With the release of my latest collaborative book a couple of days away, people ask me, "Hey Mark, when are you going to write another of your own books?" by which they mean, a book where my name doesn't come after the word "with". It is a fair question, one I've asked myself many times over the past year. The problem I run into is basically this: I don't have any good ideas that should grow into books. That doesn't mean I don't have any possible books floating around in my head. I have this one about a dachshund who takes over the world, or at least the US of A, and when you hear the story you will say to yourself, yep, that's plausible. Maybe I'll write that someday. Maybe not. Perhaps I'll save it and tell it to my grandkids someday in the distant future since I'm not sure it has any real potential to grow into anything larger.
Yet when it comes to ideas burning inside me that I simply must write, the well is dry. Honestly, I don't see it as a big deal. Out of my 12 solo titles, three are what I refer to as life message books. (That is, books that I HAD to write.) Of those three, two are actually the same book. That leaves just two books as my core books, the books for which I became a writer, books that I pray stay in print for a very long time, books that I want everyone I can reach to read. Anyone who knows me can name the titles. They are "How Can A Good God Let Bad Things Happen?" (aka, Out of the Whirlwind), and "Living with Less, the upside of downsizing your life." God gave me the ministry of writing for these two books.
Perhaps God will give me another life message book at some point in the future. I don't know. Until then, I find collaborative writing to be a natural extension of both my calling as a writer and the pastoral gifts God gave me. The collab books with which I work are not the basic celebrity tell alls. Instead, I primarily write books that tell of finding great hope in the midst of tragedy, of seeing God at work when it appears He has forgotten us. From Clay and Renee Crosse's book, "I Surrender All," to "Mistaken Identity" and on to the book on which I will start this week, "The Sacred Acre, the Ed Thomas Story," I find myself working on this theme time and time again. One of my favorites, and I believe one of the most powerful stories I have yet told, is Jerry Yang's "All In," which comes out next July. It weaves together the theme of God's faithfulness in suffering along with the idea that true success in life is measured by the lives we touch.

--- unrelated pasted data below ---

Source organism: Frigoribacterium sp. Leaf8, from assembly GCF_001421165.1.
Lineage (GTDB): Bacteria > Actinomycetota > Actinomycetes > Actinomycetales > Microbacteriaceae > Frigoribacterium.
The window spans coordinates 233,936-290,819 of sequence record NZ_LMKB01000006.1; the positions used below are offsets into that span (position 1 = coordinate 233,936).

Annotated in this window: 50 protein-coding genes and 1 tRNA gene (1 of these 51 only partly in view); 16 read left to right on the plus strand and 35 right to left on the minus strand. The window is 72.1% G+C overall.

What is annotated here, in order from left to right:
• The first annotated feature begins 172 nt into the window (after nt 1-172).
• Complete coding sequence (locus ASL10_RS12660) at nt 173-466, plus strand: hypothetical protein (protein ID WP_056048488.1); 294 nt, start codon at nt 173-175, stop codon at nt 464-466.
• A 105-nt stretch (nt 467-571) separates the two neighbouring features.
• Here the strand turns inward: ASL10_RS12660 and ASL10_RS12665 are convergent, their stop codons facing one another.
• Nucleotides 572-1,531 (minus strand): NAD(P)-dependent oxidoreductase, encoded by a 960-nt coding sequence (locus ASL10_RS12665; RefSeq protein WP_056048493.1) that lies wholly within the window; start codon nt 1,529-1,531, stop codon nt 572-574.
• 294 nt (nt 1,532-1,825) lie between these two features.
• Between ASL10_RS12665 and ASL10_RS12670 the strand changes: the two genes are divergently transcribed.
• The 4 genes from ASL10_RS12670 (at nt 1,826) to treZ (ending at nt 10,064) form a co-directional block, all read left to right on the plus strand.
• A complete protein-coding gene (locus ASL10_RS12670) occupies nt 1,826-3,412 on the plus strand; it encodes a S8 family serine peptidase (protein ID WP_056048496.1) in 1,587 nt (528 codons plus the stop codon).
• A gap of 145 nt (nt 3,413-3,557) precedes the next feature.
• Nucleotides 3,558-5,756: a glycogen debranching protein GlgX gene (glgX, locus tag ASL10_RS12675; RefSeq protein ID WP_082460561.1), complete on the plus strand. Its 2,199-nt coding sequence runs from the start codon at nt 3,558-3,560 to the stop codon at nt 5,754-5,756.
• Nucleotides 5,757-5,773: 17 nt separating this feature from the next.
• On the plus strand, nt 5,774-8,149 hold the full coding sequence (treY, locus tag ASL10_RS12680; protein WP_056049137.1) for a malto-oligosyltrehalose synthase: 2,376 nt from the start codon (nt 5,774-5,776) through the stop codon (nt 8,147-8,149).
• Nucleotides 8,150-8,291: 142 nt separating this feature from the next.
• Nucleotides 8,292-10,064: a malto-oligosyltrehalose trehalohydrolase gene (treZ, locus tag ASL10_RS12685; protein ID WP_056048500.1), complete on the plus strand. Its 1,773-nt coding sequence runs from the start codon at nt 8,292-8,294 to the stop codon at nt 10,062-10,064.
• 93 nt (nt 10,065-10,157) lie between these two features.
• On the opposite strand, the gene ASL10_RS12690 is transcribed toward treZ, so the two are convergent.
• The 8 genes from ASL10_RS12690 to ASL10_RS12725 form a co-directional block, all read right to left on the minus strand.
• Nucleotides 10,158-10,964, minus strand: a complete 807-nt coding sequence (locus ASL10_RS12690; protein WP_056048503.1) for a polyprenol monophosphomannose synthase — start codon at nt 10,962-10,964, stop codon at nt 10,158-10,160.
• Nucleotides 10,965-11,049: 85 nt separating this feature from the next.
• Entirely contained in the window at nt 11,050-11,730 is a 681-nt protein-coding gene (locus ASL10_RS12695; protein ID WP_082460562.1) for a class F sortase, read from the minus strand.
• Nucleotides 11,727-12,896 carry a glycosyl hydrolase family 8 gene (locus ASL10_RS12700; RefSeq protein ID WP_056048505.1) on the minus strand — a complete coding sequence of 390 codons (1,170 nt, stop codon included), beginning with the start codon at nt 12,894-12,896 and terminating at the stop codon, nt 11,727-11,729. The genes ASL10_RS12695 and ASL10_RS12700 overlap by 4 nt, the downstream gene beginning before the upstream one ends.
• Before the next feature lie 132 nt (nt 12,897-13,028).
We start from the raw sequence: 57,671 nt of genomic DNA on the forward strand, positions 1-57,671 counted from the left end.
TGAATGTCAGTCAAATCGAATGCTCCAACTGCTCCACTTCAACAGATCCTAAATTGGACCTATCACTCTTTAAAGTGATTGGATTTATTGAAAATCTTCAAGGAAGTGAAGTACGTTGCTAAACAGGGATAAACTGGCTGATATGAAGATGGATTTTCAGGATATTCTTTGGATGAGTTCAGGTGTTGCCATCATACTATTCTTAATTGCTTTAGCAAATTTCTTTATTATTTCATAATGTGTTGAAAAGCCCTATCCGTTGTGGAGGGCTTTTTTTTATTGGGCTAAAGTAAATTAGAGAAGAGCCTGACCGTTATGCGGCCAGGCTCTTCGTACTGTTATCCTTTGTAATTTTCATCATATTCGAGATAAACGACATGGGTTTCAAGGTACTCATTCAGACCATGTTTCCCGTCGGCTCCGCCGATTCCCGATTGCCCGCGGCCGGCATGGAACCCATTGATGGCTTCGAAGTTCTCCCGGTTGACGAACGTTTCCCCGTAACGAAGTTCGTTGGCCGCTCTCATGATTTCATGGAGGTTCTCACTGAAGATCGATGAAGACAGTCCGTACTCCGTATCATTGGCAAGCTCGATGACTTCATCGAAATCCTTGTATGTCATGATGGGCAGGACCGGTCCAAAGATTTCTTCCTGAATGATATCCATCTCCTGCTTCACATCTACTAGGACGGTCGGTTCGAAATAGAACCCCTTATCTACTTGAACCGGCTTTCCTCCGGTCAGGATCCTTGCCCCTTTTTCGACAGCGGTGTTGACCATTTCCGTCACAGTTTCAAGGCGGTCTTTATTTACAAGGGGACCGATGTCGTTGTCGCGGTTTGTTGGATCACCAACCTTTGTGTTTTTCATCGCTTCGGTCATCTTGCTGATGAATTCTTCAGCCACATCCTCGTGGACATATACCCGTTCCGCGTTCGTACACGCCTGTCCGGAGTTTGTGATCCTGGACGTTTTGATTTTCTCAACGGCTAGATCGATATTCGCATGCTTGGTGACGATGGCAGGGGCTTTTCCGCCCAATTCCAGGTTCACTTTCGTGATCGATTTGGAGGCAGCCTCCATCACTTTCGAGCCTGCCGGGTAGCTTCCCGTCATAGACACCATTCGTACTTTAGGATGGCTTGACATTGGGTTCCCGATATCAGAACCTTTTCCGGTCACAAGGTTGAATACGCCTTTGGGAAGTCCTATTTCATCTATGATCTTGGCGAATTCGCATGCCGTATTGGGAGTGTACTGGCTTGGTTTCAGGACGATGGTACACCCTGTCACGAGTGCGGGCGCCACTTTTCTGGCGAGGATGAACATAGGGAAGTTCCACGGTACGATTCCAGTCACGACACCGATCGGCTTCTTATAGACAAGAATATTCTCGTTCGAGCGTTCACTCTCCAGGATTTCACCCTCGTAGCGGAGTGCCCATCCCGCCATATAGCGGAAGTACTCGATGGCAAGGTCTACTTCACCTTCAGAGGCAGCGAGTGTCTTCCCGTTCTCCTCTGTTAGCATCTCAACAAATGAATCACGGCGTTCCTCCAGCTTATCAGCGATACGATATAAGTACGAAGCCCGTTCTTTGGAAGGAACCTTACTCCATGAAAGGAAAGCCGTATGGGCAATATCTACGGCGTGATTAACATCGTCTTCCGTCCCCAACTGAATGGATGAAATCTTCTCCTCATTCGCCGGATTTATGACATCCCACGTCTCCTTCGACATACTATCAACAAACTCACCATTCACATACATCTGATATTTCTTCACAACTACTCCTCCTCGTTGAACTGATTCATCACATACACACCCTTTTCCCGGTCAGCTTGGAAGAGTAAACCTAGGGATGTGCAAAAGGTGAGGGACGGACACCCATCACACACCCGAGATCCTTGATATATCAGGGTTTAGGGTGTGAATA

For the eight or nine people who have read both "How Can a Good God..." and "Living with Less" you should now see a connection. As a collaborative writer, most of the stories I have the privilege of telling echo the themes found in my two life message books. I don't see this as a coincidence. When will I write another of my own books? people ask. The way I see it, I never stopped.